Curtis Zavodny was systems engineer for 3GL; he explained the fundamentals of the rig, "We rigged twenty four J cabinets each side of the stage, with J8s at the top, and twelve J12s below, in single long line arrays. We deployed to cover everywhere; the reason it worked with so many of the wider J12 cabinets was because of the length of the array, and the fact it was virtually flat. Big coupling, longer throws; cabinet intervals were between 0° and 1°, almost no curve; and it works fine in this configuration. The throw distance to the very back was six hundred and fifty feet. We tested the PA the day before opening and the system performed flawlessly right the way back; it was in your face."

Valdez' design did include delays at the very back of the Coliseum. "There were two arrays of Q1 at the back, ten cabinets in each line with six B2-SUBs on the ground. There were carnival rides back there, and a big VIP section. Mainly for the VIPs, the Qs and B2s just gave a lift to the vocals and a low-end boost." An even more muscular approach to the low end resided at the stage. "The original intention was to fly two hangs of nine J-SUBs each side of stage," continued Zavodny, "but there wasn't the rigging capacity, so we hung just one line per side. We ground stacked the rest along with J-Infra and B2-SUB cabinets. The B2s, thirty two of them, were not stacked in cardioid array and although the other boxes are inherently cardioid it was decided the DJs wanted that big low-end lobeing back on stage. I saw a chair dance right the way across the stage because of it at one point. The DJs really wanted it to wash over them."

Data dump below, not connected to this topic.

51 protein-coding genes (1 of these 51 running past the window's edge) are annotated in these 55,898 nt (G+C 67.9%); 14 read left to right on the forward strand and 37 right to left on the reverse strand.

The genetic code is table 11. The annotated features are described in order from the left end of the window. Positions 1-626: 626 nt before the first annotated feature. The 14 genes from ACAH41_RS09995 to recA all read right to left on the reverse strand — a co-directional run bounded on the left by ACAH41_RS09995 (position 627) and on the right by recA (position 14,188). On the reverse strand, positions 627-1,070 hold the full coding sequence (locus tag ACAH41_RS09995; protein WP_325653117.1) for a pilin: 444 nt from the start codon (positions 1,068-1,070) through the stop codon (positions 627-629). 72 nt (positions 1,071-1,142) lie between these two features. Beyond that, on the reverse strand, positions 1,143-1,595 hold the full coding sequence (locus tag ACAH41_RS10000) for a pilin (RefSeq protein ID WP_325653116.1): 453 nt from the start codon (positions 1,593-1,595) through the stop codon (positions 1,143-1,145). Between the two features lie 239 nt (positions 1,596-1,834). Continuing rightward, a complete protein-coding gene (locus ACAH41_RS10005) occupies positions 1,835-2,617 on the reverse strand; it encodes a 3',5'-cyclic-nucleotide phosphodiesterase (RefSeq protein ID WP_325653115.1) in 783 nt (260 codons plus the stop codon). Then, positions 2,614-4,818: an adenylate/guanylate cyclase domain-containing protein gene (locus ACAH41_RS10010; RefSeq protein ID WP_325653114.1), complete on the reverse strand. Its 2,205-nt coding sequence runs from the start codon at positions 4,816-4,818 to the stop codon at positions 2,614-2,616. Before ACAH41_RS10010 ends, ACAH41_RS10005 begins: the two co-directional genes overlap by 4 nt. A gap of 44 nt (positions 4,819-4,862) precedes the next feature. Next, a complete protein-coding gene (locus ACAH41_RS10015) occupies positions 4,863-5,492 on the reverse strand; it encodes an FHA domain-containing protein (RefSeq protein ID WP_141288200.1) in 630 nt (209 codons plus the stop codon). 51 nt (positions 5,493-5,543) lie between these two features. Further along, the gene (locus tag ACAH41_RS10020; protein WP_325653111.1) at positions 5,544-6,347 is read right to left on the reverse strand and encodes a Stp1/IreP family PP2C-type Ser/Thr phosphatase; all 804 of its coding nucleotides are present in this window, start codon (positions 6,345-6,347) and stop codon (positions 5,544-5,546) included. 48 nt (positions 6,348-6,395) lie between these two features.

Gotts, who only two months previously had completed a sound reinforcement course at college, "just so I'd know more about it", judged the efforts of 3GL outstanding. "The sound was very clean and powerful on the field. With the main side hangs and delay towers it maintained incredible coverage even in the furthermost upper tiers which is a testament to their thorough planning on designing the rig. Basically once 3GL have done a site visit with me I know I can leave it to them. Reliability, good crew and excellent sound quality, that's what singles them out, what more do I need?"